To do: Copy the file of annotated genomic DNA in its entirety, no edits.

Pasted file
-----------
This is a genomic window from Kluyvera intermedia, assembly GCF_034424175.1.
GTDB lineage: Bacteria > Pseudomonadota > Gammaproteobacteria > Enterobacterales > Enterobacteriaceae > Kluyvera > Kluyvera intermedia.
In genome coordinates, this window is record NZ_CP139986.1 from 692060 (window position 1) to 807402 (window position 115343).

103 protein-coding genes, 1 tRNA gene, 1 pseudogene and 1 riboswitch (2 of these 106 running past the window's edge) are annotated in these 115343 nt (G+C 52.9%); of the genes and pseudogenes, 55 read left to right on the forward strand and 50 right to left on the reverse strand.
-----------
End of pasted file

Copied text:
This is a genomic window from Kluyvera intermedia, assembly GCF_034424175.1.
GTDB lineage: Bacteria > Pseudomonadota > Gammaproteobacteria > Enterobacterales > Enterobacteriaceae > Kluyvera > Kluyvera intermedia.
In genome coordinates, this window is record NZ_CP139986.1 from 692060 (window position 1) to 807402 (window position 115343).

103 protein-coding genes, 1 tRNA gene, 1 pseudogene and 1 riboswitch (2 of these 106 running past the window's edge) are annotated in these 115343 nt (G+C 52.9%); of the genes and pseudogenes, 55 read left to right on the forward strand and 50 right to left on the reverse strand.